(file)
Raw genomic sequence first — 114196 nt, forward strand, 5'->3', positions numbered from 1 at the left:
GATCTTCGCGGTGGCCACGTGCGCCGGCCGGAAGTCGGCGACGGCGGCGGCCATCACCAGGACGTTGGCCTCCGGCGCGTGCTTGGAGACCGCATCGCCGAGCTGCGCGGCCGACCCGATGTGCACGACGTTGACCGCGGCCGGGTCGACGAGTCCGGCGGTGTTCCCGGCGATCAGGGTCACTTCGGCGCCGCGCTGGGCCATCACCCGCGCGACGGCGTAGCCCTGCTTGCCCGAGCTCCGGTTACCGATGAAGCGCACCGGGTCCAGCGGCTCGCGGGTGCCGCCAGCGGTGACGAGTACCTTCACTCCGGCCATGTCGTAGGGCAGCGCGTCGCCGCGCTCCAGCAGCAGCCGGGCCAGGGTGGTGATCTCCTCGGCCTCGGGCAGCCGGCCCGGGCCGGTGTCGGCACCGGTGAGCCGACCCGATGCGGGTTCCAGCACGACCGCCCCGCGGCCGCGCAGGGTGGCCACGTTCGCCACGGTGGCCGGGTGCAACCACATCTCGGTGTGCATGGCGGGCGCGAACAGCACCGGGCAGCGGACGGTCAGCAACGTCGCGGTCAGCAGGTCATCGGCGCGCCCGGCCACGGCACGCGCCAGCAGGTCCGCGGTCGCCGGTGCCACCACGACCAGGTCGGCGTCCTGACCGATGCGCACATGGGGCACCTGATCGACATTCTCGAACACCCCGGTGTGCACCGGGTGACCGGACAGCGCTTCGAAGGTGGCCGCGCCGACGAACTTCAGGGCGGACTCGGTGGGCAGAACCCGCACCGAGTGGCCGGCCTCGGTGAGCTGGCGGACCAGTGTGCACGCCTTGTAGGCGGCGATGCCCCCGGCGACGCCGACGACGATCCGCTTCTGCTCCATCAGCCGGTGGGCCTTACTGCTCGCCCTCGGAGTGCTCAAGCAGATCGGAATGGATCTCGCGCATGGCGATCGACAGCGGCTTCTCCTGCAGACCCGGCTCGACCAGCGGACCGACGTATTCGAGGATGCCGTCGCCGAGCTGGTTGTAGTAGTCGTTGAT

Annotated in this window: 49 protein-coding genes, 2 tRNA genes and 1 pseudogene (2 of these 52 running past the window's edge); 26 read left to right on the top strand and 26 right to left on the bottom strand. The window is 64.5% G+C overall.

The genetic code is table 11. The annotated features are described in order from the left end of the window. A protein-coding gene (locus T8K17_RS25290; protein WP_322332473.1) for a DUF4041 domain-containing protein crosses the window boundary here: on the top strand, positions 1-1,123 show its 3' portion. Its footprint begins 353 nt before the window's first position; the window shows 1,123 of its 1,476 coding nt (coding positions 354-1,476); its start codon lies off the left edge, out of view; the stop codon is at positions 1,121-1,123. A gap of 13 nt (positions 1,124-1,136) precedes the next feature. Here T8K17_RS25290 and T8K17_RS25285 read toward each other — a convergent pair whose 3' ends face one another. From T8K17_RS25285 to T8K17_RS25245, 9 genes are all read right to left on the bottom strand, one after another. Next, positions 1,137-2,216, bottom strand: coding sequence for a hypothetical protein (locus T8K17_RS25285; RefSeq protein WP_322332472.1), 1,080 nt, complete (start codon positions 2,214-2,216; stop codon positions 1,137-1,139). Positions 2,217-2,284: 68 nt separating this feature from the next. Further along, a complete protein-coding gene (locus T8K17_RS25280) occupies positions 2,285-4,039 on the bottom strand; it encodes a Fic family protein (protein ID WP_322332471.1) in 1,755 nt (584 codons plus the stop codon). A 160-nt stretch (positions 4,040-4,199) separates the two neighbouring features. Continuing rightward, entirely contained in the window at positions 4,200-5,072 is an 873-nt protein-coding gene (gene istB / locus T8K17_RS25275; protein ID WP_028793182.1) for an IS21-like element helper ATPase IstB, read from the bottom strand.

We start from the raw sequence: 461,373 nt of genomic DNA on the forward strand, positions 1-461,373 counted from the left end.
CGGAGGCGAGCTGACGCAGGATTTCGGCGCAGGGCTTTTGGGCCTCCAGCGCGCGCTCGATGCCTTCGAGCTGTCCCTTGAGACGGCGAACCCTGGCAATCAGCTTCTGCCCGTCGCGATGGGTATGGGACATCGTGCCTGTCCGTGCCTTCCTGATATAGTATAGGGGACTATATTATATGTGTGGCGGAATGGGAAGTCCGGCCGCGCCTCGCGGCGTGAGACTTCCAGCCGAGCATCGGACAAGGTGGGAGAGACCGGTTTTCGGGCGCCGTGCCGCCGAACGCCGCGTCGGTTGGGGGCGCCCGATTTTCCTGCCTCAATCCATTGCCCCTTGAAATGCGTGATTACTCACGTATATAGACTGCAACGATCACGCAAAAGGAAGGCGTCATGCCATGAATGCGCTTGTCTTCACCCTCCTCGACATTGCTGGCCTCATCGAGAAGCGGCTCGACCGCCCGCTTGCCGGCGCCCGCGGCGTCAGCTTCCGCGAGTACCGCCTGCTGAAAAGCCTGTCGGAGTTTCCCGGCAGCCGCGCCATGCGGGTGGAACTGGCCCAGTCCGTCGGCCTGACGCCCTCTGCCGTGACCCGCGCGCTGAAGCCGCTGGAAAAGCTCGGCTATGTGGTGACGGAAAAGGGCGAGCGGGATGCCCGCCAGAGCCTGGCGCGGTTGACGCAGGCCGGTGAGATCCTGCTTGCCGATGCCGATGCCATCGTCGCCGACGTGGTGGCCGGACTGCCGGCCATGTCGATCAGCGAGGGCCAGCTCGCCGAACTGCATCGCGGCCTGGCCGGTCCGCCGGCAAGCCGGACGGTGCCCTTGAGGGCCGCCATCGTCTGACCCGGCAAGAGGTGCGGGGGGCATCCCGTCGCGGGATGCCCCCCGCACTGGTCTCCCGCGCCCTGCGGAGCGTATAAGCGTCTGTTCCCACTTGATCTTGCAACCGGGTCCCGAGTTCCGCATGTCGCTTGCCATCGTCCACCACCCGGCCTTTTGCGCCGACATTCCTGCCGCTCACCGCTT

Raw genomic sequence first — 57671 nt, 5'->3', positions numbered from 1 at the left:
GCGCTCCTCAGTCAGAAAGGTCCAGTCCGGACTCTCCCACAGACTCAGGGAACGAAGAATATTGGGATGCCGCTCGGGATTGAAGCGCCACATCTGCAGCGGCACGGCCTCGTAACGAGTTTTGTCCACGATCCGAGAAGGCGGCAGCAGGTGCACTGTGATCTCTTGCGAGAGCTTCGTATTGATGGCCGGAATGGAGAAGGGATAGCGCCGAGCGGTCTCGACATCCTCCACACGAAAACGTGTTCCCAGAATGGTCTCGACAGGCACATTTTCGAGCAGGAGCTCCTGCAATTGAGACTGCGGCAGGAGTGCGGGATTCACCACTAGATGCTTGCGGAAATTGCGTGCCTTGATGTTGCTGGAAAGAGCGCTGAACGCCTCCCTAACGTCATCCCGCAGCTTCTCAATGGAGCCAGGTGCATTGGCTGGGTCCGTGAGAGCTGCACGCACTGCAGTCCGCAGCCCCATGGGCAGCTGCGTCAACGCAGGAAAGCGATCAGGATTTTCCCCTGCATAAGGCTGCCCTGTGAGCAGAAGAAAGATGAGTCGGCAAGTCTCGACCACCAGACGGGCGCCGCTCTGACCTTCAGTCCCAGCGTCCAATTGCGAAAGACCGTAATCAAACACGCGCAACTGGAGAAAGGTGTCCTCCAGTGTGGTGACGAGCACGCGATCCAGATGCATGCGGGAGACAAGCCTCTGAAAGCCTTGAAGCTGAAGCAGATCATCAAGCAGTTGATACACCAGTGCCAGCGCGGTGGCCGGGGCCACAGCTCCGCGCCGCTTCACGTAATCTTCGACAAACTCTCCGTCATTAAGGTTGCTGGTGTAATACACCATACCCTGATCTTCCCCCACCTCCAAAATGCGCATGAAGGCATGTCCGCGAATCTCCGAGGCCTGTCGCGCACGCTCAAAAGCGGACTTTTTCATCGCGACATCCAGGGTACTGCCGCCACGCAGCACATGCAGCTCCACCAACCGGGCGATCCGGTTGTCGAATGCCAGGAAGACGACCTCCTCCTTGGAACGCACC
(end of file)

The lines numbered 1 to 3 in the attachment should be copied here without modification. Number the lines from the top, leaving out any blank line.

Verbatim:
Raw genomic sequence first — 114196 nt, forward strand, 5'->3', positions numbered from 1 at the left:
GATCTTCGCGGTGGCCACGTGCGCCGGCCGGAAGTCGGCGACGGCGGCGGCCATCACCAGGACGTTGGCCTCCGGCGCGTGCTTGGAGACCGCATCGCCGAGCTGCGCGGCCGACCCGATGTGCACGACGTTGACCGCGGCCGGGTCGACGAGTCCGGCGGTGTTCCCGGCGATCAGGGTCACTTCGGCGCCGCGCTGGGCCATCACCCGCGCGACGGCGTAGCCCTGCTTGCCCGAGCTCCGGTTACCGATGAAGCGCACCGGGTCCAGCGGCTCGCGGGTGCCGCCAGCGGTGACGAGTACCTTCACTCCGGCCATGTCGTAGGGCAGCGCGTCGCCGCGCTCCAGCAGCAGCCGGGCCAGGGTGGTGATCTCCTCGGCCTCGGGCAGCCGGCCCGGGCCGGTGTCGGCACCGGTGAGCCGACCCGATGCGGGTTCCAGCACGACCGCCCCGCGGCCGCGCAGGGTGGCCACGTTCGCCACGGTGGCCGGGTGCAACCACATCTCGGTGTGCATGGCGGGCGCGAACAGCACCGGGCAGCGGACGGTCAGCAACGTCGCGGTCAGCAGGTCATCGGCGCGCCCGGCCACGGCACGCGCCAGCAGGTCCGCGGTCGCCGGTGCCACCACGACCAGGTCGGCGTCCTGACCGATGCGCACATGGGGCACCTGATCGACATTCTCGAACACCCCGGTGTGCACCGGGTGACCGGACAGCGCTTCGAAGGTGGCCGCGCCGACGAACTTCAGGGCGGACTCGGTGGGCAGAACCCGCACCGAGTGGCCGGCCTCGGTGAGCTGGCGGACCAGTGTGCACGCCTTGTAGGCGGCGATGCCCCCGGCGACGCCGACGACGATCCGCTTCTGCTCCATCAGCCGGTGGGCCTTACTGCTCGCCCTCGGAGTGCTCAAGCAGATCGGAATGGATCTCGCGCATGGCGATCGACAGCGGCTTCTCCTGCAGACCCGGCTCGACCAGCGGACCGACGTATTCGAGGATGCCGTCGCCGAGCTGGTTGTAGTAGTCGTTGAT

Annotated in this window: 49 protein-coding genes, 2 tRNA genes and 1 pseudogene (2 of these 52 running past the window's edge); 26 read left to right on the top strand and 26 right to left on the bottom strand. The window is 64.5% G+C overall.